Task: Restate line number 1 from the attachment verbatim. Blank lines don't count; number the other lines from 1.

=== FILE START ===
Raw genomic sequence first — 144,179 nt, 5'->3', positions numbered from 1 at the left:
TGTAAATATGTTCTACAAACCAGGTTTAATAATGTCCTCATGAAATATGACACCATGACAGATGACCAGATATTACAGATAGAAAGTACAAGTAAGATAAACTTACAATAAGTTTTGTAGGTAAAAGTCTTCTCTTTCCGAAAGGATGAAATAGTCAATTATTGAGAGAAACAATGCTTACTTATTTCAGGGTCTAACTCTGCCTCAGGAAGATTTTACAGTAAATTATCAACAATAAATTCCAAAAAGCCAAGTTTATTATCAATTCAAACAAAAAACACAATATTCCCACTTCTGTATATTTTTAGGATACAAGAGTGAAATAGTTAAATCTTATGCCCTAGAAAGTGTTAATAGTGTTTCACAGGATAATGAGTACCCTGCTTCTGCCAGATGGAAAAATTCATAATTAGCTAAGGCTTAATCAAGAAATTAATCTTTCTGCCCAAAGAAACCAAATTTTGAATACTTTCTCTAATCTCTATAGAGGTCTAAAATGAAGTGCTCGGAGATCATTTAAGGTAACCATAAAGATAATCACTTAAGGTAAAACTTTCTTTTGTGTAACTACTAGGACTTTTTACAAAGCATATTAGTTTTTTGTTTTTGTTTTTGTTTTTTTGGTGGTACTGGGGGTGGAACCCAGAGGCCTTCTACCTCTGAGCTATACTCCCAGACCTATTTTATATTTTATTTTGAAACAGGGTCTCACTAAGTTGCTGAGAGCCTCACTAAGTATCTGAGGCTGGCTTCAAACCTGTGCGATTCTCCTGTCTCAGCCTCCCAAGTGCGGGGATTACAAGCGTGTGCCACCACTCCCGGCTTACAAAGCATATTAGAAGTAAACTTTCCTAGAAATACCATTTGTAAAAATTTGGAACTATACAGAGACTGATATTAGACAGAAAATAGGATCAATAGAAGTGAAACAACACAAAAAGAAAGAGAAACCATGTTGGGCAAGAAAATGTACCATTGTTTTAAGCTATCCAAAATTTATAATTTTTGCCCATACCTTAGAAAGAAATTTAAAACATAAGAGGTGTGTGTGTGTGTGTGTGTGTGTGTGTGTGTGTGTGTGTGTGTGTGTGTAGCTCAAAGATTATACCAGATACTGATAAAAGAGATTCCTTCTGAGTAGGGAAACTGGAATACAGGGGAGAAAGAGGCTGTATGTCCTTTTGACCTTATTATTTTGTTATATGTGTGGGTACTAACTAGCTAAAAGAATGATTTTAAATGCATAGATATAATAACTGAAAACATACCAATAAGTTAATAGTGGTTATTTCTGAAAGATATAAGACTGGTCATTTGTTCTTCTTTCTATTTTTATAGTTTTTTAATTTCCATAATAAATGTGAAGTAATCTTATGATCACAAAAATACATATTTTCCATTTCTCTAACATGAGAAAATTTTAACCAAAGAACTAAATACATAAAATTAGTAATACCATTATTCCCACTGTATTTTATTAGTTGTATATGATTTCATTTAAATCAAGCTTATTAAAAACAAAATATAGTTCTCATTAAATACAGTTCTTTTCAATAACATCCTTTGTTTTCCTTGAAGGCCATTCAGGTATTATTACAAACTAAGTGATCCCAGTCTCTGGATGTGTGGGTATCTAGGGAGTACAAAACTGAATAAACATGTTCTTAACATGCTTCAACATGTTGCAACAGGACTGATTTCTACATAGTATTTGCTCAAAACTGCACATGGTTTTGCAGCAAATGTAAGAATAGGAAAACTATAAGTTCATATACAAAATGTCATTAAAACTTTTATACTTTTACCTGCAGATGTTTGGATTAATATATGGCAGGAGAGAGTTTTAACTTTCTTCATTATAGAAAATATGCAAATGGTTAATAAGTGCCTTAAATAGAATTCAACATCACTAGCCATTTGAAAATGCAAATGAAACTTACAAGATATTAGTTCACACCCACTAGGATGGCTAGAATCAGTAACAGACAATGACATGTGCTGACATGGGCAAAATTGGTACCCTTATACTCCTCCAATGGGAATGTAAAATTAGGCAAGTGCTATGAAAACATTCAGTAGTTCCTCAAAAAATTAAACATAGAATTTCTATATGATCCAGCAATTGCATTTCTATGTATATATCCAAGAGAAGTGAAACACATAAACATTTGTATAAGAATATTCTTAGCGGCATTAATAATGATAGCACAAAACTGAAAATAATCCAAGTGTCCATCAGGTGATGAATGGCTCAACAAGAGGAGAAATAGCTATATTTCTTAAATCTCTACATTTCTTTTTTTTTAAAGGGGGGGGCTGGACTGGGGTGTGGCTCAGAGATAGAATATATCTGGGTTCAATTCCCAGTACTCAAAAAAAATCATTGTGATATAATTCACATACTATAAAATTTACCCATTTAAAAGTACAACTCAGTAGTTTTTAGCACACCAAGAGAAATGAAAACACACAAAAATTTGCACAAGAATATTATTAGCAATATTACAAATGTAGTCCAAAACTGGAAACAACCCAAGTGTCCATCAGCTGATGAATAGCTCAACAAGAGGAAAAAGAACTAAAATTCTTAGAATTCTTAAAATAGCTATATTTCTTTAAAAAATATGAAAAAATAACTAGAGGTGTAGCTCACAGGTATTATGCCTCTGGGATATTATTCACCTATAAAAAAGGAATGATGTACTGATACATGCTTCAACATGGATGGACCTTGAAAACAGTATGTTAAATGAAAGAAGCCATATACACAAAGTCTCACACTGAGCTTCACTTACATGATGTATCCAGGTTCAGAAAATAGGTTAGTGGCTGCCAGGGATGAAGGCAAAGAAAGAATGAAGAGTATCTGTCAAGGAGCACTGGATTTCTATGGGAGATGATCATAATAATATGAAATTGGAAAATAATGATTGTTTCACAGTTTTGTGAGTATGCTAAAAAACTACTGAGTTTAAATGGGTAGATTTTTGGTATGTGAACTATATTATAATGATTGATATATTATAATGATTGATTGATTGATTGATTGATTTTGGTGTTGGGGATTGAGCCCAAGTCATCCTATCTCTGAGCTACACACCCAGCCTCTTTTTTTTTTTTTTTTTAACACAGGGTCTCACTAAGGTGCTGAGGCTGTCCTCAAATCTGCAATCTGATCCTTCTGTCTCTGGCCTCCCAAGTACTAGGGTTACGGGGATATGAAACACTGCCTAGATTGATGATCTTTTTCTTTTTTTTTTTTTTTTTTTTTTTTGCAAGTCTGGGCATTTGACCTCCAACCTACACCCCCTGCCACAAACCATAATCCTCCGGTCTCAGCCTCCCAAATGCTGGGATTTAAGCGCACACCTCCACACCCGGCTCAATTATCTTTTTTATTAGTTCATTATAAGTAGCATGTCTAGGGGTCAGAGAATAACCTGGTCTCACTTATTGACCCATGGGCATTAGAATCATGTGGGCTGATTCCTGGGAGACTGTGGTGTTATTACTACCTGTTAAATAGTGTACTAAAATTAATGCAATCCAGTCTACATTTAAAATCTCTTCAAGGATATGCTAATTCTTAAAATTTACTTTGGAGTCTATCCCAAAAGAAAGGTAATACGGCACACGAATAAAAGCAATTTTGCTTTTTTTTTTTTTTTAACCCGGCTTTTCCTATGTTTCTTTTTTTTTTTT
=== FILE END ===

Raw genomic sequence first — 144,179 nt, 5'->3', positions numbered from 1 at the left: